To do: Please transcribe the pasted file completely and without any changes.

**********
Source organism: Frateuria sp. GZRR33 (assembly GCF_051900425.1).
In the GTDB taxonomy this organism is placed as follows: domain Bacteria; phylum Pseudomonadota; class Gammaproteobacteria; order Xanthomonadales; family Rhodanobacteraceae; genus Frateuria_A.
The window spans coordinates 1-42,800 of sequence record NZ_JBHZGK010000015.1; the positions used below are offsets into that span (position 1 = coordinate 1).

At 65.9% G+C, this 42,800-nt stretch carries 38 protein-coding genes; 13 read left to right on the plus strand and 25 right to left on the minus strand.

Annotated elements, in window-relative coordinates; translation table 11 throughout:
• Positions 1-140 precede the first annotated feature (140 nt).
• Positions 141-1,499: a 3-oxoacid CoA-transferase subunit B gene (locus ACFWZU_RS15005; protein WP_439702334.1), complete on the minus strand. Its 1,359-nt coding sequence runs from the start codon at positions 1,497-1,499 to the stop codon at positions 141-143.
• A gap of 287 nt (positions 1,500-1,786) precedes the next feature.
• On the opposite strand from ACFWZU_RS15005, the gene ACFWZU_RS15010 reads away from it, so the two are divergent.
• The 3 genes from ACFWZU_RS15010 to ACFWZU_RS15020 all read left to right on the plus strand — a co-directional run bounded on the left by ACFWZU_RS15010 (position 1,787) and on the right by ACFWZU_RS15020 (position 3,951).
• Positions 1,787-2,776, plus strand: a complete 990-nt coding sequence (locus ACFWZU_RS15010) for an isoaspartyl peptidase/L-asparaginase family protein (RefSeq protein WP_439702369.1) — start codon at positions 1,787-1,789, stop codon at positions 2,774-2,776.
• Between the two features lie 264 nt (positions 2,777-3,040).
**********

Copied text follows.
Source organism: Frateuria sp. GZRR33 (assembly GCF_051900425.1).
In the GTDB taxonomy this organism is placed as follows: domain Bacteria; phylum Pseudomonadota; class Gammaproteobacteria; order Xanthomonadales; family Rhodanobacteraceae; genus Frateuria_A.
The window spans coordinates 1-42,800 of sequence record NZ_JBHZGK010000015.1; the positions used below are offsets into that span (position 1 = coordinate 1).

At 65.9% G+C, this 42,800-nt stretch carries 38 protein-coding genes; 13 read left to right on the plus strand and 25 right to left on the minus strand.

Annotated elements, in window-relative coordinates; translation table 11 throughout:
• Positions 1-140 precede the first annotated feature (140 nt).
• Positions 141-1,499: a 3-oxoacid CoA-transferase subunit B gene (locus ACFWZU_RS15005; protein WP_439702334.1), complete on the minus strand. Its 1,359-nt coding sequence runs from the start codon at positions 1,497-1,499 to the stop codon at positions 141-143.
• A gap of 287 nt (positions 1,500-1,786) precedes the next feature.
• On the opposite strand from ACFWZU_RS15005, the gene ACFWZU_RS15010 reads away from it, so the two are divergent.
• The 3 genes from ACFWZU_RS15010 to ACFWZU_RS15020 all read left to right on the plus strand — a co-directional run bounded on the left by ACFWZU_RS15010 (position 1,787) and on the right by ACFWZU_RS15020 (position 3,951).
• Positions 1,787-2,776, plus strand: a complete 990-nt coding sequence (locus ACFWZU_RS15010) for an isoaspartyl peptidase/L-asparaginase family protein (RefSeq protein WP_439702369.1) — start codon at positions 1,787-1,789, stop codon at positions 2,774-2,776.
• Between the two features lie 264 nt (positions 2,777-3,040).